# Efficiently summing sets of piecewise linear functions

I am doing a type of permutation test on a collection of continuous piecewise linear functions, which I'm representing in Mathematica using Piecewise. Specifically, this involves randomly selecting subsets the functions of a given size $n$, computing the pointwise averages over the subset and its complement, then integrating the difference between these. So, mathematically, we're looking at computing $$I(S)=\int_{-\infty}^\infty\left(\frac{1}{|S|}\sum_{f\in S}f(x)-\frac{1}{|X\setminus S|}\sum_{f\in X\setminus S}f(x)\right)dx$$ which naturally translates pretty naturally into Mathematica code.

You'd think this wouldn't be too hard, since the pieces are linear and all, but it is turning out to be prohibitively slow. I think that the problem is Mathematica is adding the functions inefficiently during the summation steps. The intervals are not the same on almost any of the functions, so the resulting summed function will end up having a very fine interval mesh.

When I look at the outcome of the summation, it is a sum of piecewise functions, rather than a single piecewise function. The summation itself happens very fast (I assume because, under the hood, this is done symbolically with pointers) but when I go to integrate, it takes 20 minutes.

I have tried using PiecewiseExpand before integrating, but this is even slower, even if I do it step by step like this:

summedFunction = S[[1]];
For[i=2, i <= Length[S], i++,
summedFunction = PiecewiseExpand[summedFunction + S[[i]]];
];


I'm starting to worry that this is simply a hard ceiling on Mathematica's computation ability, and that I will have to switch to a faster language. But maybe somebody else knows of a better way to speed this up.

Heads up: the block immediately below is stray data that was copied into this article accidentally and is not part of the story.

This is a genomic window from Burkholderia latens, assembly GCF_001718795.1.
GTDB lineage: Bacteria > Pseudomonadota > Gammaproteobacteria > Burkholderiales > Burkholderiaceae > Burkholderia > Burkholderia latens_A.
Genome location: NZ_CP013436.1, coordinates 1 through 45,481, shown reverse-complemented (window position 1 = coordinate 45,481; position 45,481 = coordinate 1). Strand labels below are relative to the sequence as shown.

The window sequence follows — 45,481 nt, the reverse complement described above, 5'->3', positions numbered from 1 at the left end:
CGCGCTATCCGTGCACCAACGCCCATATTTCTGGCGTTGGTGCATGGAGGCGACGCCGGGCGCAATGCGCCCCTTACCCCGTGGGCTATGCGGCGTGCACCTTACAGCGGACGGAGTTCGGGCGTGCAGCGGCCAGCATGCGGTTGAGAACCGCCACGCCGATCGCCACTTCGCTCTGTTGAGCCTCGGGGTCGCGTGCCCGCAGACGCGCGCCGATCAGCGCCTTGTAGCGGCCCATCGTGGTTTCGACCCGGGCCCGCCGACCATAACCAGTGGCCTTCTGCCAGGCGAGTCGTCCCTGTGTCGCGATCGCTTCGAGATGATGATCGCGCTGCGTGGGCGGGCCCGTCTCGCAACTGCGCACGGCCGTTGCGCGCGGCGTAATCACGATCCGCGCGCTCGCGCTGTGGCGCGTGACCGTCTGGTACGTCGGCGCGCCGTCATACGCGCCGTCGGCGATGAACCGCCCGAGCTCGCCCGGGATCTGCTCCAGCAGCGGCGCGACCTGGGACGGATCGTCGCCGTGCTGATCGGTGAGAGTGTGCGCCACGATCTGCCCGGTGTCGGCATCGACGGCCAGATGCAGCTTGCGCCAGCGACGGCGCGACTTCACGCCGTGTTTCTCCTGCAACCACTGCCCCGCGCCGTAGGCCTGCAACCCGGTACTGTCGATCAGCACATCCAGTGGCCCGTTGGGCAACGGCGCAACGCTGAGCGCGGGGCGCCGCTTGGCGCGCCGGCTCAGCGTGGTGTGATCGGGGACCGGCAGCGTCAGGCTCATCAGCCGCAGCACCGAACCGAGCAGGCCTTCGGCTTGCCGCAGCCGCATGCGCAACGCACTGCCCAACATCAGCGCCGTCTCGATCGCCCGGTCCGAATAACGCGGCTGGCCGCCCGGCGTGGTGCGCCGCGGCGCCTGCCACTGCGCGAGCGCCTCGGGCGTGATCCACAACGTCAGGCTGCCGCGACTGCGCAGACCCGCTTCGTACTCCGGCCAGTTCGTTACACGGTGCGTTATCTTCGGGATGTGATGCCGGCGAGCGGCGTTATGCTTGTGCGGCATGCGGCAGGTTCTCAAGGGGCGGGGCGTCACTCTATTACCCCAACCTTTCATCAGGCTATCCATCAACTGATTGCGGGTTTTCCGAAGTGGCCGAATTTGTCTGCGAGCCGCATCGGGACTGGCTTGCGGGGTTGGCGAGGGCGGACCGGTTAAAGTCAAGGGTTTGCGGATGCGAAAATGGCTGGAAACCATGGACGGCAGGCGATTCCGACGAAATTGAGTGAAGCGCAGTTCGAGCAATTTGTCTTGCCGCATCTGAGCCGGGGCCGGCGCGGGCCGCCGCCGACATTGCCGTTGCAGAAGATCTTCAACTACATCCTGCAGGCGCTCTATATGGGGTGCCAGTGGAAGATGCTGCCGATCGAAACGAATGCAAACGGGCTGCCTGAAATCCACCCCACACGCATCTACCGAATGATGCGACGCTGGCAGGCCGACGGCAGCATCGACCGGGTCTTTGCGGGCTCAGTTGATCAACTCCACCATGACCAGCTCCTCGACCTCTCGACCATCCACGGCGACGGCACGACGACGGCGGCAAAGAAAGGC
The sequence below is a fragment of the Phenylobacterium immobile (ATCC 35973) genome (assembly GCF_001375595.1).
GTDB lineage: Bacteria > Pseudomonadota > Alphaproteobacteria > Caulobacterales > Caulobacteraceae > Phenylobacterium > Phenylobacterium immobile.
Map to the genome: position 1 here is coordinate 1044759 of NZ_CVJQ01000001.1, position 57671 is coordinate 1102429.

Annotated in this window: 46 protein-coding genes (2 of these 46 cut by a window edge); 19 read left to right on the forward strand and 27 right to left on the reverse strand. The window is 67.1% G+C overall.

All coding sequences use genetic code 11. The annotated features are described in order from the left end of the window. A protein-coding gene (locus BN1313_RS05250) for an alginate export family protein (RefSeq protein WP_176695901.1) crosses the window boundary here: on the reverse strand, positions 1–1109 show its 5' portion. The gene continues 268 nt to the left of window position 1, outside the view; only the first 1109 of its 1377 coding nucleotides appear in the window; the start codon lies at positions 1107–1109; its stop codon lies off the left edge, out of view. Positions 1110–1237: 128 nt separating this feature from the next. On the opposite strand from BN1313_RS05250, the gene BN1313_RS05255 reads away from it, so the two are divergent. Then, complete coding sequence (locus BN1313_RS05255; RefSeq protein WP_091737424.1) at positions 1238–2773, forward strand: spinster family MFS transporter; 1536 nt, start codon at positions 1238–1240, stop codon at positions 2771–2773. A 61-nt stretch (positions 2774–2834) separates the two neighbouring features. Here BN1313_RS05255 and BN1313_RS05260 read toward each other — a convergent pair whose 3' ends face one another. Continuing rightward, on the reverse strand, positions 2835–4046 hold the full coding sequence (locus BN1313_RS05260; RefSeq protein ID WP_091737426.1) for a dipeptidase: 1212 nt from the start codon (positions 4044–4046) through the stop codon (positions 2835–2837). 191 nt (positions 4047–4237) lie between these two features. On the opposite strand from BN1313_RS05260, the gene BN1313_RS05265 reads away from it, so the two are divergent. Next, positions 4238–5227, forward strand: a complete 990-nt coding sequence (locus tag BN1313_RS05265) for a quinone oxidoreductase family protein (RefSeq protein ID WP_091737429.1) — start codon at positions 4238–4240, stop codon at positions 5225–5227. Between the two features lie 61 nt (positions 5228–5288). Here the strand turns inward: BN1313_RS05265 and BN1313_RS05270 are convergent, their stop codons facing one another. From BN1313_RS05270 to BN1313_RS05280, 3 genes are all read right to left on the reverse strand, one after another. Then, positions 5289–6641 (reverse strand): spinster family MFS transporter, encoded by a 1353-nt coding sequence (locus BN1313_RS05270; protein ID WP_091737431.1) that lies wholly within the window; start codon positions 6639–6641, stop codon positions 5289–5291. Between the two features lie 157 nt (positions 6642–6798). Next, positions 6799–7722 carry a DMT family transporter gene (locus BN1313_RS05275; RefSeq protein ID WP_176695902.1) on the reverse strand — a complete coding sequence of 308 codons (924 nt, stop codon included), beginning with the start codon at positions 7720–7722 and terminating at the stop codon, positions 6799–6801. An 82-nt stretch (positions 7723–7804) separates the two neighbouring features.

Since I'm sure it will be asked, here is the exact code I'm using.

n1 = Length[Data1];
n2 = Length[Data2];
n = n1 + n2;
Results = {};
Do[
With[{X=Permute[Data1~Join~Data2,RandomPermutation[SymmetricGroup[n]]]},
m1 = (1/n1)Total[X[[1;;n1]]];
m2 = (1/n2)Total[X[[n1+1;;-1]]];
m = m1-m2;
value = Integrate[m, {x, -\[Infinity], \[Infinity]}];
AppendTo[Results, value];
];
,
{PermutationSampleSize}
];
Results = Sort@Results;
With[{X = Data1~Join~Data2},
m1 = (1/n1)Total[X[[1;;n1]]];
m2 = (1/n2)Total[X[[n1+1;;-1]]];
m = m1-m2;
value = Integrate[m, {x, -\[Infinity], \[Infinity]}];
ActualResult = value;
];
pValue = N[Count[Results, _?(# > ActualResult &)]/PermutationSampleSize];
{pValue, ActualResult, Results}


The piecewise functions themselves are built in an irrelevant and complicated way, but, they are just continuous piecewise linear functions, $a_ix+b_i$ with $a_i$ and $b_i$ at numerical precision.

• If you suspect that computing the sum of the piecewise linear functions is the bottleneck, have you tried taking the sum of the integrals instead of the integral of the sum? ...Actually, it seems to me you could just replace each function with its integral and do your permutation test directly on the resulting scalars. – user484 Oct 21 '15 at 23:44
• The problem is it's not the same with respect to translation when we take the difference. – Alexander Gruber Oct 21 '15 at 23:47
• I do actually need to compute the average function, as I need to use it for other stuff. – Alexander Gruber Oct 21 '15 at 23:48
• Are these functions $C^0$, or step functions, or a mixture of the two? – J. M.'s discontentment Oct 22 '15 at 0:04
• They are all $C^0$. – Alexander Gruber Oct 22 '15 at 5:13